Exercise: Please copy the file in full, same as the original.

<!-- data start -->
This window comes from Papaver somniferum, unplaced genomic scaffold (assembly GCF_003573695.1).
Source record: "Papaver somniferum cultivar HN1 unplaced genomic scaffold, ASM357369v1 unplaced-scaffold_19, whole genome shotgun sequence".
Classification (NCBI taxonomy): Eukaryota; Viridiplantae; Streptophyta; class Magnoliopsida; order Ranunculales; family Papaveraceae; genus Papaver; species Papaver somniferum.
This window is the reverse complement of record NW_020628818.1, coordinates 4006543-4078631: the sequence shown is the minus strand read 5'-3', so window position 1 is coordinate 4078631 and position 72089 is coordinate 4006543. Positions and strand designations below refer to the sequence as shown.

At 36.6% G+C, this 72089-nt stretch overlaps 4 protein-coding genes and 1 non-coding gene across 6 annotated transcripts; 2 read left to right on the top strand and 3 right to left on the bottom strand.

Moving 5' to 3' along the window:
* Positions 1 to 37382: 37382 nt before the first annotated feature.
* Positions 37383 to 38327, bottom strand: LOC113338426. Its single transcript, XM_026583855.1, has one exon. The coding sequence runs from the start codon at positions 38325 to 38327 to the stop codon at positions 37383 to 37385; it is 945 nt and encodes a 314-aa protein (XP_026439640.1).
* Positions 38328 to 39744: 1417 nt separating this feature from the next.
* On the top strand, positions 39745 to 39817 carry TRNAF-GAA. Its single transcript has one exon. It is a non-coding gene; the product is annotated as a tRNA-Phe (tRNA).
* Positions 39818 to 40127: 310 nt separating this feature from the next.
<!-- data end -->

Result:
This window comes from Papaver somniferum, unplaced genomic scaffold (assembly GCF_003573695.1).
Source record: "Papaver somniferum cultivar HN1 unplaced genomic scaffold, ASM357369v1 unplaced-scaffold_19, whole genome shotgun sequence".
Classification (NCBI taxonomy): Eukaryota; Viridiplantae; Streptophyta; class Magnoliopsida; order Ranunculales; family Papaveraceae; genus Papaver; species Papaver somniferum.
This window is the reverse complement of record NW_020628818.1, coordinates 4006543-4078631: the sequence shown is the minus strand read 5'-3', so window position 1 is coordinate 4078631 and position 72089 is coordinate 4006543. Positions and strand designations below refer to the sequence as shown.

At 36.6% G+C, this 72089-nt stretch overlaps 4 protein-coding genes and 1 non-coding gene across 6 annotated transcripts; 2 read left to right on the top strand and 3 right to left on the bottom strand.

Moving 5' to 3' along the window:
* Positions 1 to 37382: 37382 nt before the first annotated feature.
* Positions 37383 to 38327, bottom strand: LOC113338426. Its single transcript, XM_026583855.1, has one exon. The coding sequence runs from the start codon at positions 38325 to 38327 to the stop codon at positions 37383 to 37385; it is 945 nt and encodes a 314-aa protein (XP_026439640.1).
* Positions 38328 to 39744: 1417 nt separating this feature from the next.
* On the top strand, positions 39745 to 39817 carry TRNAF-GAA. Its single transcript has one exon. It is a non-coding gene; the product is annotated as a tRNA-Phe (tRNA).
* Positions 39818 to 40127: 310 nt separating this feature from the next.